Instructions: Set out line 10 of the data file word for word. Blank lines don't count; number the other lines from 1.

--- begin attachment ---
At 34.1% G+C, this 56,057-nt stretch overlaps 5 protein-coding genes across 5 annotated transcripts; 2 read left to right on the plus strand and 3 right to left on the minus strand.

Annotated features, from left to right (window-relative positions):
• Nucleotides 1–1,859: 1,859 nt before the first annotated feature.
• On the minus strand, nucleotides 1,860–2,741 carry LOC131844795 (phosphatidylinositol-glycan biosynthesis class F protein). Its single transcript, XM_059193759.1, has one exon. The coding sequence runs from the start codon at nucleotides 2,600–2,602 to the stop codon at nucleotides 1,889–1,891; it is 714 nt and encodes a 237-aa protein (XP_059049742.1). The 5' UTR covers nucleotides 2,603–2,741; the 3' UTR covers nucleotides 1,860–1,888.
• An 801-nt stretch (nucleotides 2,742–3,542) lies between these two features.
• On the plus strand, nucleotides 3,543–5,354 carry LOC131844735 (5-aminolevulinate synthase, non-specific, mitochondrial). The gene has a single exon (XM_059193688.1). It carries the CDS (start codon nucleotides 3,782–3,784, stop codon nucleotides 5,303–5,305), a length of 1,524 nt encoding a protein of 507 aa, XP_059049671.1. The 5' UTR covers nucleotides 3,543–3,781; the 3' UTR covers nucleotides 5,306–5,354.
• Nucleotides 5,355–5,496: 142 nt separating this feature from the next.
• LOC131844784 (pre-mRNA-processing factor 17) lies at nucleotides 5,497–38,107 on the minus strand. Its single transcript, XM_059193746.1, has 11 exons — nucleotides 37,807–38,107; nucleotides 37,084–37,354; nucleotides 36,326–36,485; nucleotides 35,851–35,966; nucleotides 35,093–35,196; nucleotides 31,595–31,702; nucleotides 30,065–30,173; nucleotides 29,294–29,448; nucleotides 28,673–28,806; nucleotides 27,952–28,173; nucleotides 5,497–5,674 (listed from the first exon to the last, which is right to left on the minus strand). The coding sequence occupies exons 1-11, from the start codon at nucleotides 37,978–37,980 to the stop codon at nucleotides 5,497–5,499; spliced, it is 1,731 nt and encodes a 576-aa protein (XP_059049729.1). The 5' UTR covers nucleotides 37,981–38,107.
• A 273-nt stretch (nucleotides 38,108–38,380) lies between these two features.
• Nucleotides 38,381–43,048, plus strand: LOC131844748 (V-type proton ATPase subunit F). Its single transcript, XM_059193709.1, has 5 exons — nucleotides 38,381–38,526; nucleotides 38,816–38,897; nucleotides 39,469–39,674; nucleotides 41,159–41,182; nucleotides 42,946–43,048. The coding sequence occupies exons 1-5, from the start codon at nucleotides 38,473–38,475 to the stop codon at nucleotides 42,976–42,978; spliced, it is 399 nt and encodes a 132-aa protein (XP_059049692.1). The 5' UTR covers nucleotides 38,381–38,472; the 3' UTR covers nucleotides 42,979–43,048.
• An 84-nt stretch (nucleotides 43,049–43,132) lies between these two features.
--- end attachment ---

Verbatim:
• Nucleotides 38,381–43,048, plus strand: LOC131844748 (V-type proton ATPase subunit F). Its single transcript, XM_059193709.1, has 5 exons — nucleotides 38,381–38,526; nucleotides 38,816–38,897; nucleotides 39,469–39,674; nucleotides 41,159–41,182; nucleotides 42,946–43,048. The coding sequence occupies exons 1-5, from the start codon at nucleotides 38,473–38,475 to the stop codon at nucleotides 42,976–42,978; spliced, it is 399 nt and encodes a 132-aa protein (XP_059049692.1). The 5' UTR covers nucleotides 38,381–38,472; the 3' UTR covers nucleotides 42,979–43,048.